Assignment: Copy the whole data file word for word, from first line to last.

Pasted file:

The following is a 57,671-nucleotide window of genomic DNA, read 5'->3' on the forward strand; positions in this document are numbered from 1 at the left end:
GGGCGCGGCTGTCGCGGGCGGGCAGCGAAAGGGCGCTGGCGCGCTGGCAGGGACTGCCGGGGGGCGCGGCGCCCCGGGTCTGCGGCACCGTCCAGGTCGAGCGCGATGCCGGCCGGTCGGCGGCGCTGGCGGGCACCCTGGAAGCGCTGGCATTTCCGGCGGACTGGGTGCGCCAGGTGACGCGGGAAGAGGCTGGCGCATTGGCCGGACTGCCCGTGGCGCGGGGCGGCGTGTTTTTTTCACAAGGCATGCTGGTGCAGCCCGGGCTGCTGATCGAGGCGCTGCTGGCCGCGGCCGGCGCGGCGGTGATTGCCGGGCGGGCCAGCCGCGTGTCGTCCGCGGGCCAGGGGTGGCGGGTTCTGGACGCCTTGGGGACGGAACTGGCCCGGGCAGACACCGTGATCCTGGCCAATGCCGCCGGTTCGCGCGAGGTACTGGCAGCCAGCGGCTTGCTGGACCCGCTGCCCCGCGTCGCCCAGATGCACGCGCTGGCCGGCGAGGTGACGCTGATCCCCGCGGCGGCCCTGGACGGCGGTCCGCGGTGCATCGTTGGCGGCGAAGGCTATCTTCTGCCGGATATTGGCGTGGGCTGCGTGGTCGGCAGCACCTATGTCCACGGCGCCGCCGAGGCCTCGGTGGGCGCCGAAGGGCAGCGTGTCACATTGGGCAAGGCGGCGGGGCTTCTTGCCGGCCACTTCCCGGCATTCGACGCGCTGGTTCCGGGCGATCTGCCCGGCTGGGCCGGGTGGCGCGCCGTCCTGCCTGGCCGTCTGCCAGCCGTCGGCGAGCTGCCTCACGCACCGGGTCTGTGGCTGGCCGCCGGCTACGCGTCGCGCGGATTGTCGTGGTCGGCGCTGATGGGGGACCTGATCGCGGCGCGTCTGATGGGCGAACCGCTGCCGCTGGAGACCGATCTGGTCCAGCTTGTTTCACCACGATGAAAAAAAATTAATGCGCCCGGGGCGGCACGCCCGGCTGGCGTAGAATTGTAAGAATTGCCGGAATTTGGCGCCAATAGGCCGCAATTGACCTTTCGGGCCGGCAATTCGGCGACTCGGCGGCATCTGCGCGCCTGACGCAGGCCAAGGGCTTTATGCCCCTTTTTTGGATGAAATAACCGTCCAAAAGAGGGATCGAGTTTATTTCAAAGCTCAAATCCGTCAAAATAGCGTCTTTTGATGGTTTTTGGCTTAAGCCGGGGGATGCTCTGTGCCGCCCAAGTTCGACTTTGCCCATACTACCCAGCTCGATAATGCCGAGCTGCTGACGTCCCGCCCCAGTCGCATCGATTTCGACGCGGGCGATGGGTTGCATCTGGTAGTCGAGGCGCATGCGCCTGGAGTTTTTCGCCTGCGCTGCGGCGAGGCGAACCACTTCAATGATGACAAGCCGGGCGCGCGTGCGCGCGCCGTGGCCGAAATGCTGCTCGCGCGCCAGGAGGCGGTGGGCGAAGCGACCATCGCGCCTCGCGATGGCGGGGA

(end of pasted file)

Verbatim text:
The following is a 57,671-nucleotide window of genomic DNA, read 5'->3' on the forward strand; positions in this document are numbered from 1 at the left end:
GGGCGCGGCTGTCGCGGGCGGGCAGCGAAAGGGCGCTGGCGCGCTGGCAGGGACTGCCGGGGGGCGCGGCGCCCCGGGTCTGCGGCACCGTCCAGGTCGAGCGCGATGCCGGCCGGTCGGCGGCGCTGGCGGGCACCCTGGAAGCGCTGGCATTTCCGGCGGACTGGGTGCGCCAGGTGACGCGGGAAGAGGCTGGCGCATTGGCCGGACTGCCCGTGGCGCGGGGCGGCGTGTTTTTTTCACAAGGCATGCTGGTGCAGCCCGGGCTGCTGATCGAGGCGCTGCTGGCCGCGGCCGGCGCGGCGGTGATTGCCGGGCGGGCCAGCCGCGTGTCGTCCGCGGGCCAGGGGTGGCGGGTTCTGGACGCCTTGGGGACGGAACTGGCCCGGGCAGACACCGTGATCCTGGCCAATGCCGCCGGTTCGCGCGAGGTACTGGCAGCCAGCGGCTTGCTGGACCCGCTGCCCCGCGTCGCCCAGATGCACGCGCTGGCCGGCGAGGTGACGCTGATCCCCGCGGCGGCCCTGGACGGCGGTCCGCGGTGCATCGTTGGCGGCGAAGGCTATCTTCTGCCGGATATTGGCGTGGGCTGCGTGGTCGGCAGCACCTATGTCCACGGCGCCGCCGAGGCCTCGGTGGGCGCCGAAGGGCAGCGTGTCACATTGGGCAAGGCGGCGGGGCTTCTTGCCGGCCACTTCCCGGCATTCGACGCGCTGGTTCCGGGCGATCTGCCCGGCTGGGCCGGGTGGCGCGCCGTCCTGCCTGGCCGTCTGCCAGCCGTCGGCGAGCTGCCTCACGCACCGGGTCTGTGGCTGGCCGCCGGCTACGCGTCGCGCGGATTGTCGTGGTCGGCGCTGATGGGGGACCTGATCGCGGCGCGTCTGATGGGCGAACCGCTGCCGCTGGAGACCGATCTGGTCCAGCTTGTTTCACCACGATGAAAAAAAATTAATGCGCCCGGGGCGGCACGCCCGGCTGGCGTAGAATTGTAAGAATTGCCGGAATTTGGCGCCAATAGGCCGCAATTGACCTTTCGGGCCGGCAATTCGGCGACTCGGCGGCATCTGCGCGCCTGACGCAGGCCAAGGGCTTTATGCCCCTTTTTTGGATGAAATAACCGTCCAAAAGAGGGATCGAGTTTATTTCAAAGCTCAAATCCGTCAAAATAGCGTCTTTTGATGGTTTTTGGCTTAAGCCGGGGGATGCTCTGTGCCGCCCAAGTTCGACTTTGCCCATACTACCCAGCTCGATAATGCCGAGCTGCTGACGTCCCGCCCCAGTCGCATCGATTTCGACGCGGGCGATGGGTTGCATCTGGTAGTCGAGGCGCATGCGCCTGGAGTTTTTCGCCTGCGCTGCGGCGAGGCGAACCACTTCAATGATGACAAGCCGGGCGCGCGTGCGCGCGCCGTGGCCGAAATGCTGCTCGCGCGCCAGGAGGCGGTGGGCGAAGCGACCATCGCGCCTCGCGATGGCGGGGA